You may be uneasy about applying for a Medicare Supplement plan if you have a pre-existing condition. However, enrolling in a Medicare Supplement plan during your Medicare Supplement Open Enrollment Period mitigates the risk of being declined for coverage.
Are you looking for a Medicare Supplement plan? If so, it’s important to understand how your conditions may affect your ability to get coverage.
What are Pre-Existing Conditions?
Pre-existing conditions are any condition that you had prior to receiving your health coverage. These conditions could include a variety of illnesses or injuries, including asthma, cancer, heart disease, arthritis, and more.
Pre-existing conditions are very common. In fact, according to the Centers for Medicare & Medicaid Services (CMS), up to 86% of people between ages 55 to 64 have some type of pre-existing condition.
When Is the Best Time to Purchase a Medicare Supplement Plan If I Have Pre-Existing Conditions?
Do you have any pre-existing conditions? If so, your Medicare Supplement Open Enrollment Period would be the best time to purchase a Medicare Supplement plan. You can qualify for Open Enrollment during the first six months in which you’re enrolled in Medicare Part B, and are over 65. You can, however, submit your application up to three months before the start of your Open Enrollment Period.
Your pre-existing conditions will be covered starting on the policy effective date if you qualify for Open Enrollment. This is also true if you qualify for Guaranteed Issue, which is a circumstance in which you are guaranteed issue of a plan. Finally, your conditions will be covered on the effective date if you’re replacing a Medicare Supplement plan or other creditable coverage.
If you don’t fall in any of these categories, that’s okay. However, you would have to wait six months after the plan’s effective date before your pre-existing condition would be covered.
Can I Get a Medicare Supplement Plan If I Have Pre-Existing Conditions and My Medicare Supplement Open Enrollment Period Has Already Passed?
If your Medicare Supplement Open Enrollment Period has already passed, then you may need to go through medical underwriting. This process would allow potential approval for your Medicare Supplement plan. Unfortunately, this also means that a carrier could turn down your application because of a pre-existing condition you may have.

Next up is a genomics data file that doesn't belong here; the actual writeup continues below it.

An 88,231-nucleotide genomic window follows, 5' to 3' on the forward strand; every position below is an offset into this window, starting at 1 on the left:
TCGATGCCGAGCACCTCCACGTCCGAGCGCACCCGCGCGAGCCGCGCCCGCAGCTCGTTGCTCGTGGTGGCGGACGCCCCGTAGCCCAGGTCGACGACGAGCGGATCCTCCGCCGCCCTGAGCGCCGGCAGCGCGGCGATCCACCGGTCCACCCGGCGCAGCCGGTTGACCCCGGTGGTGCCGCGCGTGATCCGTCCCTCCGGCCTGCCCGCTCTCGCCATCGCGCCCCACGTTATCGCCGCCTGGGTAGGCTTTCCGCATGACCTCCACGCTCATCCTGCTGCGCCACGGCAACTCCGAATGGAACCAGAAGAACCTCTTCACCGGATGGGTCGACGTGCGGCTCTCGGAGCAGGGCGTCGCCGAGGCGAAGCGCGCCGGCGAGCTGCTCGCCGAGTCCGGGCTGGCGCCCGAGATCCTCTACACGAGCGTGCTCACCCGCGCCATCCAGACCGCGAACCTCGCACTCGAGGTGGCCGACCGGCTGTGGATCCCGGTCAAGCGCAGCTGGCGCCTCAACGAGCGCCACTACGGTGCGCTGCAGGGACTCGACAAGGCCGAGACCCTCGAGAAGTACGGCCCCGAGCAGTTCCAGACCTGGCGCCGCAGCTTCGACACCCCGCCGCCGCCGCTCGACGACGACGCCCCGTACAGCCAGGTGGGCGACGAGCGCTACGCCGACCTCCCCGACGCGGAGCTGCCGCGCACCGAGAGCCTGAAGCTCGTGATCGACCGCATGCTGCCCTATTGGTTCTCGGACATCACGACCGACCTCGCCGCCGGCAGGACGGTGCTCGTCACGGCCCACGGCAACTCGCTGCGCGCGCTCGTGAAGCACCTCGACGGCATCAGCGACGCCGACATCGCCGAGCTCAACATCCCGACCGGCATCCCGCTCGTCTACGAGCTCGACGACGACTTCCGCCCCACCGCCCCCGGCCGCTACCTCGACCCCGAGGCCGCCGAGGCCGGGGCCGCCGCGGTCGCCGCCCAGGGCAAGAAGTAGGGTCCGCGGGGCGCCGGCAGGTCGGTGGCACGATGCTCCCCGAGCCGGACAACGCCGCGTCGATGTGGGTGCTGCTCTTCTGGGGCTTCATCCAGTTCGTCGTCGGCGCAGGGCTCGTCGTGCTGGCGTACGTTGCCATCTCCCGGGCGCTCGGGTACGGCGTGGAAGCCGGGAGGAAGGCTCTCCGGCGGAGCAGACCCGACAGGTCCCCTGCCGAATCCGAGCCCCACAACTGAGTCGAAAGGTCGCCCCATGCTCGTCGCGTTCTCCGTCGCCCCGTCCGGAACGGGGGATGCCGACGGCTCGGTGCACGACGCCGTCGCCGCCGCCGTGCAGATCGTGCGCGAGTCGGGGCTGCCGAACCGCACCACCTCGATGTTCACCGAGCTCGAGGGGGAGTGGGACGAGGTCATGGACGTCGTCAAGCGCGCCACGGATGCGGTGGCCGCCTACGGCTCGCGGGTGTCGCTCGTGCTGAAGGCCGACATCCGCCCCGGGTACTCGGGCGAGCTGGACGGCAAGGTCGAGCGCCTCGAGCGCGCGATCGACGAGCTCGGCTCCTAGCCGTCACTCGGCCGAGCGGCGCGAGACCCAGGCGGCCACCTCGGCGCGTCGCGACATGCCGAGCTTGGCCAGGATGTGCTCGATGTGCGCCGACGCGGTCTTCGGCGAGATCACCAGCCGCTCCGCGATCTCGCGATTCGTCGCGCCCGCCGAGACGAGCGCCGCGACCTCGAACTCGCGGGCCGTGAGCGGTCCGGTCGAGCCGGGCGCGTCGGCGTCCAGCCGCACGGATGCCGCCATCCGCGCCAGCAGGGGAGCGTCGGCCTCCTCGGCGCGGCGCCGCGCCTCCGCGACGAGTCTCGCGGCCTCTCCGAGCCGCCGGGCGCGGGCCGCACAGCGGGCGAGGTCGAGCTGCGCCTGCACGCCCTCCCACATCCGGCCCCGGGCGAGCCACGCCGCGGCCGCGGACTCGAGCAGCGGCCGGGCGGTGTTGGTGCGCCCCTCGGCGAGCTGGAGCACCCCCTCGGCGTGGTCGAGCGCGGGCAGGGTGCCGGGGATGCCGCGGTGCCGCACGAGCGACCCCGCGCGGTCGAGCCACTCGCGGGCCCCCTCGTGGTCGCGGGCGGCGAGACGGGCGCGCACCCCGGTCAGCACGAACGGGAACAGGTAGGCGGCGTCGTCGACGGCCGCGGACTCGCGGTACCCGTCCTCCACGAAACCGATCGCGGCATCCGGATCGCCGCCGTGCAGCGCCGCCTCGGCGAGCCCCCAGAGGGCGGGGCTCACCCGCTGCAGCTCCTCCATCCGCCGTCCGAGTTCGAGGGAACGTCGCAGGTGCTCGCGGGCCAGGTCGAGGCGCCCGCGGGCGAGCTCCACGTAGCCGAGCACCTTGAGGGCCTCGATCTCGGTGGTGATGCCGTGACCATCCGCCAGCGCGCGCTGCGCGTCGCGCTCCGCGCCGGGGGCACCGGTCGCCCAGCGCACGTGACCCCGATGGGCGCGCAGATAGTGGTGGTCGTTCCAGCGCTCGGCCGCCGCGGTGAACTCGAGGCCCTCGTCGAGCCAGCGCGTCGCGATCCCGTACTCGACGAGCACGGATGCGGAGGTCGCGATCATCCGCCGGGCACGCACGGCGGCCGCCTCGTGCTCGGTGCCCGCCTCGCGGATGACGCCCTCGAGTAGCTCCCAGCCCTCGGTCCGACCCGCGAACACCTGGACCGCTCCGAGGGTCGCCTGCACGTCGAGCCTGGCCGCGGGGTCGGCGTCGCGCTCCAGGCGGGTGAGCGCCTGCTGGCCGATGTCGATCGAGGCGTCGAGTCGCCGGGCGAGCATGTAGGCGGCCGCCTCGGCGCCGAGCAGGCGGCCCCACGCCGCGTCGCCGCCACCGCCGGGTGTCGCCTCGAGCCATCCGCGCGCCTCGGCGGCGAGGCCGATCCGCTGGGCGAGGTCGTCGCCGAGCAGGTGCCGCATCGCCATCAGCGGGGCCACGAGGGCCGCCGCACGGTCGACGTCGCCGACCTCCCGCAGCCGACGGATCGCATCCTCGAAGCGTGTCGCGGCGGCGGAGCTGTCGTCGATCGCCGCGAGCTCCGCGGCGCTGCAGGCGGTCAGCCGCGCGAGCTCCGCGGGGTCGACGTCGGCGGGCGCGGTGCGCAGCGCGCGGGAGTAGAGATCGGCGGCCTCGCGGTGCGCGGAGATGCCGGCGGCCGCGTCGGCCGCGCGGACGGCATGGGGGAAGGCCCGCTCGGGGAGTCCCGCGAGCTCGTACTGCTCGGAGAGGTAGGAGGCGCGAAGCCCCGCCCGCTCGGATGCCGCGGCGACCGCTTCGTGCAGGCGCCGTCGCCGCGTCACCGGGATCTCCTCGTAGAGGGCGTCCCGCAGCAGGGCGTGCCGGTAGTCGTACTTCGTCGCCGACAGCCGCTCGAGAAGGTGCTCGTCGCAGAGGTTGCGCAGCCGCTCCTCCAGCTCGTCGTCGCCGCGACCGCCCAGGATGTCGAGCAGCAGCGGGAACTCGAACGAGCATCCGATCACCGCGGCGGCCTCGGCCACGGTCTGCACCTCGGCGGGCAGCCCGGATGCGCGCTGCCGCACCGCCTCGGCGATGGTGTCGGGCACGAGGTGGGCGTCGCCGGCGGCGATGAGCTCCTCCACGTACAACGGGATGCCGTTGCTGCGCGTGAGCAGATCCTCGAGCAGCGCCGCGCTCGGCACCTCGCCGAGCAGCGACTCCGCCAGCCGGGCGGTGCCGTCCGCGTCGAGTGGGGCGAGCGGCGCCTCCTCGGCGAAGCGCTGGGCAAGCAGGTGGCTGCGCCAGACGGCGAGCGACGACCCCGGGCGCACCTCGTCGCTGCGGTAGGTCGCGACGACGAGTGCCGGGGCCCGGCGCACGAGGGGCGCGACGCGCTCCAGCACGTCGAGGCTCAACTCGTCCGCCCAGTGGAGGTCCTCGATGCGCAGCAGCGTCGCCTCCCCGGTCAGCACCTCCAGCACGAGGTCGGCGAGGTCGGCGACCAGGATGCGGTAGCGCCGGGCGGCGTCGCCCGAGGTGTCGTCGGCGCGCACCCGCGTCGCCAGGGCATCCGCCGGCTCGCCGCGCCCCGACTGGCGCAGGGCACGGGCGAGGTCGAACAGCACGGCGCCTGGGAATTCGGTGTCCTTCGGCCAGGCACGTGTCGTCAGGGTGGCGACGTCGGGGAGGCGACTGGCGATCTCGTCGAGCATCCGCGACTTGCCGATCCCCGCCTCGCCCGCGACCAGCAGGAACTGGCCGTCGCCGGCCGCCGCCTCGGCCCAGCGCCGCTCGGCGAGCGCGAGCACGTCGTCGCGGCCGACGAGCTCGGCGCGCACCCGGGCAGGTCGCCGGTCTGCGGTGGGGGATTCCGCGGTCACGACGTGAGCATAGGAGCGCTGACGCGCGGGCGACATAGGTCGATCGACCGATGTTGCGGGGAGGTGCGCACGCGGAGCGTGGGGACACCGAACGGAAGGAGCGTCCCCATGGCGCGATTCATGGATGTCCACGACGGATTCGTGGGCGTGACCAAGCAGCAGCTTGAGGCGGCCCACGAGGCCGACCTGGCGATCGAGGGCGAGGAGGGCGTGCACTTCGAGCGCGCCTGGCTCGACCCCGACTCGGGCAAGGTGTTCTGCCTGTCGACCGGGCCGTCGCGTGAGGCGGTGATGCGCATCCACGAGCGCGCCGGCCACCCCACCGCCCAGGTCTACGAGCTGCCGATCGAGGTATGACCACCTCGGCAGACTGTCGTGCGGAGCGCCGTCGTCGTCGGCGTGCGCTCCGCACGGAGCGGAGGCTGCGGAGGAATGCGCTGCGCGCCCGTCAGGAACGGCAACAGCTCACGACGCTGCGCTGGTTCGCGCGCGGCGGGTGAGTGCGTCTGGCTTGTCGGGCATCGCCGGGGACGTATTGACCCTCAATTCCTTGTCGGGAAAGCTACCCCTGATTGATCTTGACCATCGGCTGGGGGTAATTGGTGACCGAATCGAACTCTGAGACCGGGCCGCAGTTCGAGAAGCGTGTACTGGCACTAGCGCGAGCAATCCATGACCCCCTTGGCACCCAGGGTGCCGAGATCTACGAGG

The various carriers that offer Medicare Supplement plans have different and specific underwriting guidelines regarding pre-existing conditions. This means that if one carrier declines your application due to pre-existing conditions, don’t panic! There’s still a chance another carrier may approve your application, despite your conditions.
What Is the Pre-Existing Condition Waiting Period?
If you purchase your Medicare Supplement plan during your Medicare Supplement Open Enrollment Period, you generally will not have to wait for your plan to begin providing coverage for pre-existing conditions. However, if you had a gap in health coverage prior to purchasing your plan, you may have a “pre-existing condition waiting period.” This means you would pay out-of-pocket for costs related to your pre-existing condition for up to six months. After the waiting period ends, your Medicare Supplement plan would then begin to provide coverage.
If you have had at least 6 months of creditable coverage prior to applying for a Medicare Supplement, you may be able to avoid the pre-existing condition waiting period.
Work with a Medicare Advisor
Pre-existing conditions won’t necessarily negate your Medicare eligibility when it comes to Medicare Supplement plans, but it can be a trickier process for those who are unfamiliar. But don’t worry – we’re here to guide you along the way.
Nothing on this website should ever be used as a substitute for professional medical advice. You should always consult with your medical provider regarding diagnosis or treatment for a health condition, including decisions about the correct medication for your condition, as well as prior to undertaking any specific exercise or dietary routine.